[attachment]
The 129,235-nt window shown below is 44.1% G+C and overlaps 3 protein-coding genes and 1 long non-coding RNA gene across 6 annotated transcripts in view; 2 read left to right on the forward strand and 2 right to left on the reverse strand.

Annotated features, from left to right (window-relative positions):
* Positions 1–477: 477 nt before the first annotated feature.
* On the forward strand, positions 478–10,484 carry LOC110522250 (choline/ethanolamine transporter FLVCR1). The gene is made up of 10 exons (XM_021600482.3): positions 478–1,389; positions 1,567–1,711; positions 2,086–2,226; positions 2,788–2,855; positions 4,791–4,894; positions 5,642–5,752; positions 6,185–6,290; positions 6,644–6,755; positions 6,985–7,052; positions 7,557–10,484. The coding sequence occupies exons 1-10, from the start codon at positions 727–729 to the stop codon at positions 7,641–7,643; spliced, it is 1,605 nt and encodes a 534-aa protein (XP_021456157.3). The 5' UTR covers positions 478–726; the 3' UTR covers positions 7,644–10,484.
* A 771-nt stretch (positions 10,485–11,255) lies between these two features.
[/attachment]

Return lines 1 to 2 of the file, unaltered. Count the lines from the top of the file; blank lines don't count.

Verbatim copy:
The 129,235-nt window shown below is 44.1% G+C and overlaps 3 protein-coding genes and 1 long non-coding RNA gene across 6 annotated transcripts in view; 2 read left to right on the forward strand and 2 right to left on the reverse strand.

Annotated features, from left to right (window-relative positions):